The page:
Until only two hundred years ago-the blink of an eye on the scale of our history-the human race was able to live almost entirely on light as it arrived from the Sun. The Sun nourished plants, which provided food and warmth for us and our animals. It illuminated the day and (in most places) left the night sky, sparkling with stars, to comfort us in our repose. Back then, a few people in the civilized world traveled widely, even sailing across the oceans, but most people probably never strayed very far from their birthplaces. For the rich, there were beautiful paintings, sophisticated orchestral music, elegant fabrics, and gleaming porcelain. For the common folk, there were more homespun versions of art, music, textiles, and pottery. Merchant sailing ships ventured to sea carrying exotic and expensive cargoes including spices, slaves, and, in summer, ice. At the end of the eighteenth century, no more than a few hundred million people populated the planet. A bit of coal was burned, especially since trees had started becoming scarce in Europe (they soon would begin to disappear in the New World), and small amounts of oil that seeped to the surface found some application, but by and large Earth’s legacy of fossil fuels was left untouched.

Today we who live in the developed world expect illumination at night and air conditioning in summer. We may work every day up to a hundred miles from where we live, depending on multi-ton individual vehicles to transport us back and forth on demand, on roads paved with asphalt (another by-product of the age of oil). Thousands of airline flights per day can take us to virtually any destination on Earth in a matter of hours. When we get there, we can still chat with our friends and family back home, or conduct business as if we had never left the office. Amenities that were once reserved for the rich are available to most people, refrigeration rather than spices preserves food, and machines do much of our hard labor. Ships, planes, trains, and trucks transport goods of every description all around the world. Earth’s population exceeds six billion people. We don’t see the stars so dearly anymore, but on most counts few of us would choose to return to the eighteenth century.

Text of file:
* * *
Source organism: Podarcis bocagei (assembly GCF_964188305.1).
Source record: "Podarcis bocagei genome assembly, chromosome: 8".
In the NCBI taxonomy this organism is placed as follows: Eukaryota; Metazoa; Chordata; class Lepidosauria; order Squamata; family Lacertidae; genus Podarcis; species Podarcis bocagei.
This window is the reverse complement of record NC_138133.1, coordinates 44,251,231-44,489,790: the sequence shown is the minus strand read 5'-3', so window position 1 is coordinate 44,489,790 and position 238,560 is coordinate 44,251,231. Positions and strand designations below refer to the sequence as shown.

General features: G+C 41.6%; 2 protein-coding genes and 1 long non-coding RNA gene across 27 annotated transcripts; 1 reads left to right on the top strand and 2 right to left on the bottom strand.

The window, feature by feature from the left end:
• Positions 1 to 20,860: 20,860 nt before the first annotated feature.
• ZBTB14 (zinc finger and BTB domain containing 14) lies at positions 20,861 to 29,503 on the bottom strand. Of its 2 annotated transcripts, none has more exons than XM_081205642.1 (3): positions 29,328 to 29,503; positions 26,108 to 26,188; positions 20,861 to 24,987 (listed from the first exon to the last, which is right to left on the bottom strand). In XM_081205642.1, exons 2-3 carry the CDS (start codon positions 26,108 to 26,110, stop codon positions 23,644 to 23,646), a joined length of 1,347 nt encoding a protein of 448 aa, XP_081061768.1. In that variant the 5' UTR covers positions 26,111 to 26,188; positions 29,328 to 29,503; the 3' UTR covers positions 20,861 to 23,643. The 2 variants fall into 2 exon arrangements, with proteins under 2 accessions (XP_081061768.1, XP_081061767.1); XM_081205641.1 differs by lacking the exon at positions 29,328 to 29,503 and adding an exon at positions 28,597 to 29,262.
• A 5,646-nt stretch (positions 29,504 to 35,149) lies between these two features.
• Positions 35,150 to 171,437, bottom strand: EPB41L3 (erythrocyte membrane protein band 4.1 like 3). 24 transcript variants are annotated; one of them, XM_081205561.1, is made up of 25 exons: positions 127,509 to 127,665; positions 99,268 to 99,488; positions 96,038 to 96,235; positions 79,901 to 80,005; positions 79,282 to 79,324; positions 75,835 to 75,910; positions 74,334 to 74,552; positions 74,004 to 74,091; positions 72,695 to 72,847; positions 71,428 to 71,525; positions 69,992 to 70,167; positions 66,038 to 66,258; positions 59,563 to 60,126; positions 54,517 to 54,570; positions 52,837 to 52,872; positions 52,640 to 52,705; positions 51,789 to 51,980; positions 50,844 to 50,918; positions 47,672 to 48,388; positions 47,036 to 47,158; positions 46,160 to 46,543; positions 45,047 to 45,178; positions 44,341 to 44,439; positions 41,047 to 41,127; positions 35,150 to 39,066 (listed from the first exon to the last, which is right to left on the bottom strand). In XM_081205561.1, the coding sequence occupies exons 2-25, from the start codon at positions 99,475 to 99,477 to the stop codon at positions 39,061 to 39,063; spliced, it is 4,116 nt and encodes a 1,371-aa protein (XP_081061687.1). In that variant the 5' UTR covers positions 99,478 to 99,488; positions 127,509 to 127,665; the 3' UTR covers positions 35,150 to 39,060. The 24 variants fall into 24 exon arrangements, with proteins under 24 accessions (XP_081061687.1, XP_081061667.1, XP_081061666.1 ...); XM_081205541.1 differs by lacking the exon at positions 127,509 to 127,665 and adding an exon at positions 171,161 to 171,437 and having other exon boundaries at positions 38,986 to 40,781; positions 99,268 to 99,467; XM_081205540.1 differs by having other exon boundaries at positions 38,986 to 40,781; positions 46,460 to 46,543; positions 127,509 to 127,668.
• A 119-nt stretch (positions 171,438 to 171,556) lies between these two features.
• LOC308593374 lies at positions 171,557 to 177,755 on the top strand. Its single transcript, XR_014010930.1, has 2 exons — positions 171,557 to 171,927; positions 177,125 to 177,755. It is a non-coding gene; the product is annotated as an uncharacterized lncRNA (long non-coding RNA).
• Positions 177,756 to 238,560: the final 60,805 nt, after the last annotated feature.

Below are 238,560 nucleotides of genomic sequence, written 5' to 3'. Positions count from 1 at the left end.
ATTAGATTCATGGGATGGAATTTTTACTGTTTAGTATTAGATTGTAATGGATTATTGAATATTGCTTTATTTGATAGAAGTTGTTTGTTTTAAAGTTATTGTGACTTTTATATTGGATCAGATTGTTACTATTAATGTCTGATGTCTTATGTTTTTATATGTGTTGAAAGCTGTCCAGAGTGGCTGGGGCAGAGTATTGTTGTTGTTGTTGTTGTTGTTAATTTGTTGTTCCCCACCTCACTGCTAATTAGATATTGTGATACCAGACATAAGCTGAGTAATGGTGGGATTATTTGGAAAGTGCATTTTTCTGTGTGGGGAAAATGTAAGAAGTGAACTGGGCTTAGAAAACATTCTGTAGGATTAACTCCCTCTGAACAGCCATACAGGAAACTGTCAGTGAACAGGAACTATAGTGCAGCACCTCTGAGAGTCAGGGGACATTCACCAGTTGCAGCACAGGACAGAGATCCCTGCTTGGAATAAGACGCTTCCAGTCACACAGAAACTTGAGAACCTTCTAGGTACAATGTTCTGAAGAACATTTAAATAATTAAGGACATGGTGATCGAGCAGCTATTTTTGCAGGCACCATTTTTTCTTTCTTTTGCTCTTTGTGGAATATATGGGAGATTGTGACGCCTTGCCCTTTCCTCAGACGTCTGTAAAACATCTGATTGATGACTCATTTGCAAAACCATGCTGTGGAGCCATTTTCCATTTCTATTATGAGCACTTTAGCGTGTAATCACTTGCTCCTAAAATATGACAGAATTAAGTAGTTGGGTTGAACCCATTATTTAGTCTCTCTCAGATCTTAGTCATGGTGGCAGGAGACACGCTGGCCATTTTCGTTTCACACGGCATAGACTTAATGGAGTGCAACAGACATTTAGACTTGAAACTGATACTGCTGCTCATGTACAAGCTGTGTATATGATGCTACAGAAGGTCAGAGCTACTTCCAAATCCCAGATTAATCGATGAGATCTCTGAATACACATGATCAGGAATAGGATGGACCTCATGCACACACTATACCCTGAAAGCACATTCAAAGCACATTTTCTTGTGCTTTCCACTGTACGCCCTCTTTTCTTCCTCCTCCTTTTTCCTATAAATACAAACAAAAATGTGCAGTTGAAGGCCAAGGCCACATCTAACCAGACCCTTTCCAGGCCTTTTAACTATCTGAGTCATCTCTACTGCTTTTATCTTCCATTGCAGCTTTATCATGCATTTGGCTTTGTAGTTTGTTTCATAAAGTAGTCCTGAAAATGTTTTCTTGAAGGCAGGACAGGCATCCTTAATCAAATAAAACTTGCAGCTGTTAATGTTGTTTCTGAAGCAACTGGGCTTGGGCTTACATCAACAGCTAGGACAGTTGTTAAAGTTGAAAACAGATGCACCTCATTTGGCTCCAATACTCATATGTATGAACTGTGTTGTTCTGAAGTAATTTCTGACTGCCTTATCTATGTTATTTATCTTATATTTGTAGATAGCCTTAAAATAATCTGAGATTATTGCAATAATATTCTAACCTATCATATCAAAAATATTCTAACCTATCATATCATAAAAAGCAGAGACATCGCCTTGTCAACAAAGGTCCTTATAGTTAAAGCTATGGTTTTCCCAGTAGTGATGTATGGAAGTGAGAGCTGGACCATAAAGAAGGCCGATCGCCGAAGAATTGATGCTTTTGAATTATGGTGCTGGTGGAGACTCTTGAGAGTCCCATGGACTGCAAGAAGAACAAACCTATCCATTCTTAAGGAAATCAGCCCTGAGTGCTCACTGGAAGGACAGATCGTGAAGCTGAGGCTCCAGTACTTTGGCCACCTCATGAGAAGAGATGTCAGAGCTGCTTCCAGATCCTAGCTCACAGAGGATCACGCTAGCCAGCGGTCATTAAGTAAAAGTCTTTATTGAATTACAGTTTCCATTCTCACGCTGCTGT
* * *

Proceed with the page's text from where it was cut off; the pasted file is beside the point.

This revolutionary change in our standard of living did not come about by design. If you asked an eighteenth-century sage like Benjamin Franklin what the world really needed, he would probably not have described those things we have wound up with-except perhaps for the dramatic improvement in public health that has also taken place since then. Instead of design or desire, our present standard of living has resulted from a series of inventions and discoveries that altered our expectations. What we got was not what we wanted or needed but rather what nature and human ingenuity made possible for us. One consequence of those inventions and changed expectations is that we no longer live on light as it arrives from the Sun. Instead we are using up the fuels made from sunlight that Earth stored up for us over those many hundreds of millions of years. Obviously we have unintentionally created a trap for ourselves. We will, so to speak, run out of gas. There is no question about that. There’s only a finite amount left in the tank. When will it happen?

David Goodstein; Out of Gas, pp. 24-26

When will it happen? Morris does not even consider the possibility. It’s clear that there will be no new energy breakthrough. Instead, we are keeping Industria going on increasingly low-grade sources of fuel and far-flung sources of energy–something that apparently can continue for quite a while, even as the climate is disrupted. New methods of extracting and producing energy exist, but they cannot sustain the exponential growth that capitalism requires. That is, they cannot scale. Thus we are already seeing the beginnings of profound transformations in social values, with continuing disruptive technological progress adding a further element of change.